After a soft launch over the past couple weeks, the Apple Card is now available to all takers. Apple’s Goldman Sachs-backed credit card offers transparent transaction histories, no fees, and a variety of cash back incentives for Apple products and Apple Pay usage. Apple has also added Uber and Uber Eats to the 3 percent cash back tier.
On the one hand, I applaud much of what Apple’s doing here, including making credit cards more accessible and understandable to customers and providing a simple and streamlined process for signing up.
On the other, this is still a credit card, and marketing it as a product is deeply weird. There are plenty of other co-branded cards, but the Apple Card strikes me as something different—it is first and foremost an Apple card, after all, with the logo clearly emblazoned on the front, and the company’s aesthetic sensibilities evident throughout the design. Should credit cards—and all the attendant effects they can have on people’s live—really be pushed as a product like an iPhone or AirPods?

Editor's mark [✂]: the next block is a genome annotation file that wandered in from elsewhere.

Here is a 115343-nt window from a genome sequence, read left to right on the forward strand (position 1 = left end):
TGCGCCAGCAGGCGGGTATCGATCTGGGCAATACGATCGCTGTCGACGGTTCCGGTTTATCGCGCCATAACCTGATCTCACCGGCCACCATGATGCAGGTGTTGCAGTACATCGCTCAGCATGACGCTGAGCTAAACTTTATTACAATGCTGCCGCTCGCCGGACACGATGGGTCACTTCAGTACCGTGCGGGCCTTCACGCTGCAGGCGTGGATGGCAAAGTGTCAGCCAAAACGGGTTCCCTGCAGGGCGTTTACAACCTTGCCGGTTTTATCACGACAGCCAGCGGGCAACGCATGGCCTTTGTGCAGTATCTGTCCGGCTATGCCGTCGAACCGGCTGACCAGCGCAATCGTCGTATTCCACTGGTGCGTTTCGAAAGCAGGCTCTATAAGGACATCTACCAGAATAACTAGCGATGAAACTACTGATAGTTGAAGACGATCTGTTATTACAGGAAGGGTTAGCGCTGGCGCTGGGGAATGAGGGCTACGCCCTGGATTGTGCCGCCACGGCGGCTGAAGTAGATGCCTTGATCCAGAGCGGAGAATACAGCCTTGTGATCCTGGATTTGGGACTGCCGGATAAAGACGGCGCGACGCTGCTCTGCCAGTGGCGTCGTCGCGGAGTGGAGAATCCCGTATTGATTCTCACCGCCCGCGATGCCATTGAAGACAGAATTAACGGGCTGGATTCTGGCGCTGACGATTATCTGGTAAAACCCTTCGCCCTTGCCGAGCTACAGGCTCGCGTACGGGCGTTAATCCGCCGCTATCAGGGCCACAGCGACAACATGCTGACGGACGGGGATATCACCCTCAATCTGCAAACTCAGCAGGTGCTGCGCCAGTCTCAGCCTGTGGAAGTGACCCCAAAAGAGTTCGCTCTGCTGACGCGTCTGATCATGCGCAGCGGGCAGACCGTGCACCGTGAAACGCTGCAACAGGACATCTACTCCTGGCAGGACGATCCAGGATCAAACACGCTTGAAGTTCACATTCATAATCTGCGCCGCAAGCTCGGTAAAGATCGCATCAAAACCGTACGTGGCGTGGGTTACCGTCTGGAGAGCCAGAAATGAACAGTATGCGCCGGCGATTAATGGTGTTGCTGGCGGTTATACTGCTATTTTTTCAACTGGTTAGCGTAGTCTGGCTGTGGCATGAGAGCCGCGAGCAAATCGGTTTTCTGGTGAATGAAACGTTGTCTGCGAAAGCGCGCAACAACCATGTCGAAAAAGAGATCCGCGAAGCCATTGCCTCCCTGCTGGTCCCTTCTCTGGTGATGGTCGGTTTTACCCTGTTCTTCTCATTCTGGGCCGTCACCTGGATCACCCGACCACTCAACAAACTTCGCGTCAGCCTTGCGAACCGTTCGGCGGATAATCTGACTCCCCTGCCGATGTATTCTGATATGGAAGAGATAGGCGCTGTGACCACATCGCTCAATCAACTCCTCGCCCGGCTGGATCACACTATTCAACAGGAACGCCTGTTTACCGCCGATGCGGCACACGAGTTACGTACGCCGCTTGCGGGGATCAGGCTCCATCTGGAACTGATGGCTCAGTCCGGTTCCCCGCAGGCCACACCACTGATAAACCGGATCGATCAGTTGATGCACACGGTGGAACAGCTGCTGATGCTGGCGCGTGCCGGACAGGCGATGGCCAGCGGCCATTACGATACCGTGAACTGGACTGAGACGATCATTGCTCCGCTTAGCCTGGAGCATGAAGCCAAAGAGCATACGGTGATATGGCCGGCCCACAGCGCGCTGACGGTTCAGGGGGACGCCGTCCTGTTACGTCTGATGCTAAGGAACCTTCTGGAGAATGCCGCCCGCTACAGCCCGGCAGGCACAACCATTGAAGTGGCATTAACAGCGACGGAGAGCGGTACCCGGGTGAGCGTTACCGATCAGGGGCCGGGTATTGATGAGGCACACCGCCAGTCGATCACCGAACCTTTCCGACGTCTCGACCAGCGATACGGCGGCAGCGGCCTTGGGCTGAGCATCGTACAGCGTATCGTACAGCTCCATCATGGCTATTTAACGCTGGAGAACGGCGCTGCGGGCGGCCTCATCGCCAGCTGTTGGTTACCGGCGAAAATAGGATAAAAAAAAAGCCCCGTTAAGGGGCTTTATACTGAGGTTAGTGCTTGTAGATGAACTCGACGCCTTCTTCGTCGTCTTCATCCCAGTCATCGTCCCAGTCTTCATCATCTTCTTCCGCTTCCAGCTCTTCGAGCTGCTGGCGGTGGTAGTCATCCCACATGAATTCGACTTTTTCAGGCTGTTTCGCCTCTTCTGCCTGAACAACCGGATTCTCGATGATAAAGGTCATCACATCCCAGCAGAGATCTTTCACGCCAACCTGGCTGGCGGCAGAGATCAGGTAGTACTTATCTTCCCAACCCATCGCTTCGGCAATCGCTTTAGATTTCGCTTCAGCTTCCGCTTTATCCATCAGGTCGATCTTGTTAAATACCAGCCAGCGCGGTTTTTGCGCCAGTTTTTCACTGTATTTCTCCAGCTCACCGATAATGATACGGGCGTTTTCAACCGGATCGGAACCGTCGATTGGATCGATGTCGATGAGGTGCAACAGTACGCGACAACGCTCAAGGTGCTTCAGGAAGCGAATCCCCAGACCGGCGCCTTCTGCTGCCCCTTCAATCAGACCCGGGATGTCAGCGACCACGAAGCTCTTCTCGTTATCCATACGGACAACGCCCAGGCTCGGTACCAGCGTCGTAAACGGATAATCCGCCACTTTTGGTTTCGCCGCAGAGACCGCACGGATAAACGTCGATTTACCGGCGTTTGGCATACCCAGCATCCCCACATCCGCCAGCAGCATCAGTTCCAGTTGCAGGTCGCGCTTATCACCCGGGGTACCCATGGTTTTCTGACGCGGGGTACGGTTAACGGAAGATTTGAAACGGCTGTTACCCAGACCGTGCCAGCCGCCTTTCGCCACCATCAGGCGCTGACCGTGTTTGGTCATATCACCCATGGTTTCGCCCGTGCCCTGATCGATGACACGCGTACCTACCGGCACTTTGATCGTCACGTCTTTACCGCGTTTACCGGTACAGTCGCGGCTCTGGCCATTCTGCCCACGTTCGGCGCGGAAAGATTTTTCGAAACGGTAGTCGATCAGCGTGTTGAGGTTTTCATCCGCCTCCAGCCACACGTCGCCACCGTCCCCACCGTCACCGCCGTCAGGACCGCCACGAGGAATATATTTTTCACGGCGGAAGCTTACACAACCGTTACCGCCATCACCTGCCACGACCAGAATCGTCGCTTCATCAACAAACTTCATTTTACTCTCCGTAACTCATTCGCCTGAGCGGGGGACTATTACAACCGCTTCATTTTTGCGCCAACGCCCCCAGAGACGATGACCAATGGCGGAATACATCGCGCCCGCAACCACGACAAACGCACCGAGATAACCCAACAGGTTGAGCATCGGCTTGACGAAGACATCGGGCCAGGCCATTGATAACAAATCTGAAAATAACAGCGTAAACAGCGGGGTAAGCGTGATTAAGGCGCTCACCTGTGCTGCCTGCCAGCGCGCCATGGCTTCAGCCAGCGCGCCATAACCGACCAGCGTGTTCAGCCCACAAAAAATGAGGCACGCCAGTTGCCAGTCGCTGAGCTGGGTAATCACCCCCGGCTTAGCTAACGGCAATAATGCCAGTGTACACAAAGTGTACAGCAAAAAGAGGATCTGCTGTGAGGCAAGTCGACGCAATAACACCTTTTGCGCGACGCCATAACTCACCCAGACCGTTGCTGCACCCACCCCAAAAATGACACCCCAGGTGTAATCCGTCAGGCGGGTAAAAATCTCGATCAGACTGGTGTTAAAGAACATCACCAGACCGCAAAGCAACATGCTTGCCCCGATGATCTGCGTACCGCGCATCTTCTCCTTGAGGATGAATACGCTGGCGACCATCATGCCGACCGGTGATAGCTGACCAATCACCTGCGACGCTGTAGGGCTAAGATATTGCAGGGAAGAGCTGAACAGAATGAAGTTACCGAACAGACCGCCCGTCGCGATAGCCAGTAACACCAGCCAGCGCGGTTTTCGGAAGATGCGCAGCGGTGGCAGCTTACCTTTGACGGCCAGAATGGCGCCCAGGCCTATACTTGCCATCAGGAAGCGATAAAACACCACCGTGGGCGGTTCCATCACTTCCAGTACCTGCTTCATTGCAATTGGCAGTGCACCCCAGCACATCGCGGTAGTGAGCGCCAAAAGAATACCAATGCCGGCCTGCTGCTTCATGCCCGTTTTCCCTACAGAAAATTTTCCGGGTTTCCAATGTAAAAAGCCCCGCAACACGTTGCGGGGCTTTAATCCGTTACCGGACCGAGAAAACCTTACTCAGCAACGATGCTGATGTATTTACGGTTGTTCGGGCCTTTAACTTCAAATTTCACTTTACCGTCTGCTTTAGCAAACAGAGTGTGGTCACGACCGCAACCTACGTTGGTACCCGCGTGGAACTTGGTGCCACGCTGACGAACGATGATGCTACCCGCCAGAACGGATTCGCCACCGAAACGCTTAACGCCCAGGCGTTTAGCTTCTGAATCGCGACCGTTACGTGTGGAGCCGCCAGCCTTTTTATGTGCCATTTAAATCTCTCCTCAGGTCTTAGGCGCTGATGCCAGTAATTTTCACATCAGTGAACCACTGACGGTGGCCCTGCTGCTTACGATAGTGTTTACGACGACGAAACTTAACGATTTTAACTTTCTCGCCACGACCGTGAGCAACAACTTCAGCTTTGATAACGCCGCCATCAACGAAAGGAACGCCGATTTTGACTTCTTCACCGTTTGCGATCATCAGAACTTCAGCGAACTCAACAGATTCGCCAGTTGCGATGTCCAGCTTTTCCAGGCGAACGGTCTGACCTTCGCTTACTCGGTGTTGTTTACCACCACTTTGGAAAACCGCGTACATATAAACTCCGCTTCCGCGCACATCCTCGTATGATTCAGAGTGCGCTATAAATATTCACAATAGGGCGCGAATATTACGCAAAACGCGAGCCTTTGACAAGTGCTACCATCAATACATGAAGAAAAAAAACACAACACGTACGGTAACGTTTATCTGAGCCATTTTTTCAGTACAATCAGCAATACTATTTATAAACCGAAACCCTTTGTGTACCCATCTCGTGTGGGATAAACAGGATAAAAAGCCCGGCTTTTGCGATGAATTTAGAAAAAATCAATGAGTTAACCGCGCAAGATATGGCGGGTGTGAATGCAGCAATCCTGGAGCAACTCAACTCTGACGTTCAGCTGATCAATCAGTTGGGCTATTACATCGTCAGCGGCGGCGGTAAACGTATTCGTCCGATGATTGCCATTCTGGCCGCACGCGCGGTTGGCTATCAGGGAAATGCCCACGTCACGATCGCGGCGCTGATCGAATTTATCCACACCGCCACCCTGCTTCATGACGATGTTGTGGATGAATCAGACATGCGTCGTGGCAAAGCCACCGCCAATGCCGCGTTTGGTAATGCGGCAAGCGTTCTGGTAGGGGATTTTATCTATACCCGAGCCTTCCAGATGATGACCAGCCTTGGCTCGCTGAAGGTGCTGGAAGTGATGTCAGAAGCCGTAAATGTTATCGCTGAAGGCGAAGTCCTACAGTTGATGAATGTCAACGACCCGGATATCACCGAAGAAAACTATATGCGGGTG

I haven’t yet decided if I’ll be signing up. I don’t particularly need another card, but I spend enough money in the Apple ecosystem that the cash back is appealing. I’m also hopeful that the introduction of the Apple Card might further push the adoption of Apple Pay—my recent trip to Europe has only reinforced how good contactless payments are, and I’d love to see them gain more ground here at home.